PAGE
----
My friend Alvin, who knows me from my digital inclusion work in the village of Port Lions, asked me what I thought was the best choice for an Internet plan for his family. The list of plans he showed me on his iPhone was heart breaking. The village had had high hopes for the telecom’s new upgrade. Unfortunately, the rollout of the new plan will not only continue to be unaffordable but slow by any reasonable standards of measure. As an advocate for digital inclusion, how do I recommend any of these listed plans as a good option to my friend? When does the need for the service outweigh the price? What is given up for the family when they are facing the decision to spend over $100 a month for dial up speeds with data caps?
As best as I can tell, the service is better. One community member said, “It is way faster than it was before!” When using a satellite/Earth station system with two seconds of latency and speeds at 516 KbPS you have to set your expectations pretty low. I joked to Alvin that at least they provided a phone number so he wouldn’t have to go through the struggle of trying to sign up for a new plan online.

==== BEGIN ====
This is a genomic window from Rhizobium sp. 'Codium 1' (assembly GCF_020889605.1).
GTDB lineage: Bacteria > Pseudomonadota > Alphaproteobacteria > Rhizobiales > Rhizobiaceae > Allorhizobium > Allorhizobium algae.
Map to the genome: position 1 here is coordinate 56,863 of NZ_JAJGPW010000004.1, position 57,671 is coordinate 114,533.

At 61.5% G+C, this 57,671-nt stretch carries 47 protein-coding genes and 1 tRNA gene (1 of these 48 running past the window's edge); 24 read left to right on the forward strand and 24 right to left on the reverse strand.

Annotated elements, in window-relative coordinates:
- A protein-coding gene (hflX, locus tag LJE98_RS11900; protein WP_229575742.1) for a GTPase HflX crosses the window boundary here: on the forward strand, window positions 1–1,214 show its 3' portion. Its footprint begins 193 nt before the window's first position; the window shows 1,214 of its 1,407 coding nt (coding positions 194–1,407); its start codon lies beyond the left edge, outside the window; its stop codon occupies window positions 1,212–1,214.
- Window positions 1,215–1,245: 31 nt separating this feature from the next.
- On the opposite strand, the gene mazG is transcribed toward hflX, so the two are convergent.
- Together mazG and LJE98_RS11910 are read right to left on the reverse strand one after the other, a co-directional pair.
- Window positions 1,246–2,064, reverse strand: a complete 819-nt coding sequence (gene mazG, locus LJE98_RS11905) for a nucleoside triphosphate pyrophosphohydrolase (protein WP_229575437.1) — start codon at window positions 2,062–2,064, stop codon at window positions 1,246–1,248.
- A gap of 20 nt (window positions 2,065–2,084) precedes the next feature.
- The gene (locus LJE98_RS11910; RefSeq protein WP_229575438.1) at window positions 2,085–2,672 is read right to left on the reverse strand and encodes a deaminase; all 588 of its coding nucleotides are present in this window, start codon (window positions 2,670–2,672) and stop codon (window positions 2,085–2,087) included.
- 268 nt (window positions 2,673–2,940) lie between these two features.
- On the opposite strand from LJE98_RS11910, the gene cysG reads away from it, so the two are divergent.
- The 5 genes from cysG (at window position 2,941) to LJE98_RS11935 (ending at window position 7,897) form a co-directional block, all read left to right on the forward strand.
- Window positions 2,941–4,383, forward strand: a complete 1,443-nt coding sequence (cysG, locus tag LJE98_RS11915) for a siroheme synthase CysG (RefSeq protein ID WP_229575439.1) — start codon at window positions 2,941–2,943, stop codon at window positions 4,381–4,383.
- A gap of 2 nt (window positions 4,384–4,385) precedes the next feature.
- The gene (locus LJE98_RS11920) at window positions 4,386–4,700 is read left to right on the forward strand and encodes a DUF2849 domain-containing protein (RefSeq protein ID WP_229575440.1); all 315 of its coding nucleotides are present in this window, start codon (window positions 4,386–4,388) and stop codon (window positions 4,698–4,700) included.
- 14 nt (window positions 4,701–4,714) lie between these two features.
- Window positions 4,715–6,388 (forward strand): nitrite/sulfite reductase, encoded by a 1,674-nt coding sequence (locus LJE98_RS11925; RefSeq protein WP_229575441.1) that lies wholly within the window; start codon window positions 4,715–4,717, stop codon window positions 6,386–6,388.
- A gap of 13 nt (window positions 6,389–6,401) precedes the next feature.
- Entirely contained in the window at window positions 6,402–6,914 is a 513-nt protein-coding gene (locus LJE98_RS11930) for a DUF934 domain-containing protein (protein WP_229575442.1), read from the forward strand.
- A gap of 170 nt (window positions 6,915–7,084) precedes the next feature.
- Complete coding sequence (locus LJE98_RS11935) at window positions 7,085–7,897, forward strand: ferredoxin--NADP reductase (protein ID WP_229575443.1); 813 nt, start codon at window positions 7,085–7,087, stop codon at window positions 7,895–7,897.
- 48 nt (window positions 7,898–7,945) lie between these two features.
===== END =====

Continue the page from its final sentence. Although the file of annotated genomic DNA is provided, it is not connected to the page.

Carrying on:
The frustrations that rural communities face with their regional telecommunication companies is very apparent. As the Internet becomes more and more necessary for things that were done on paper in the past like, filing for hunting and subsistence permits from the State of Alaska, taking online classes or doing taxes, the need for access increases. Regretfully, this need is not met by the telecommunication companies due to the high cost and low rate of return for infrastructure buildout to rural villages. This leads to the community being forced to take the problem into their own hands and self-provision their own network, a difficult and daunting task for a small community.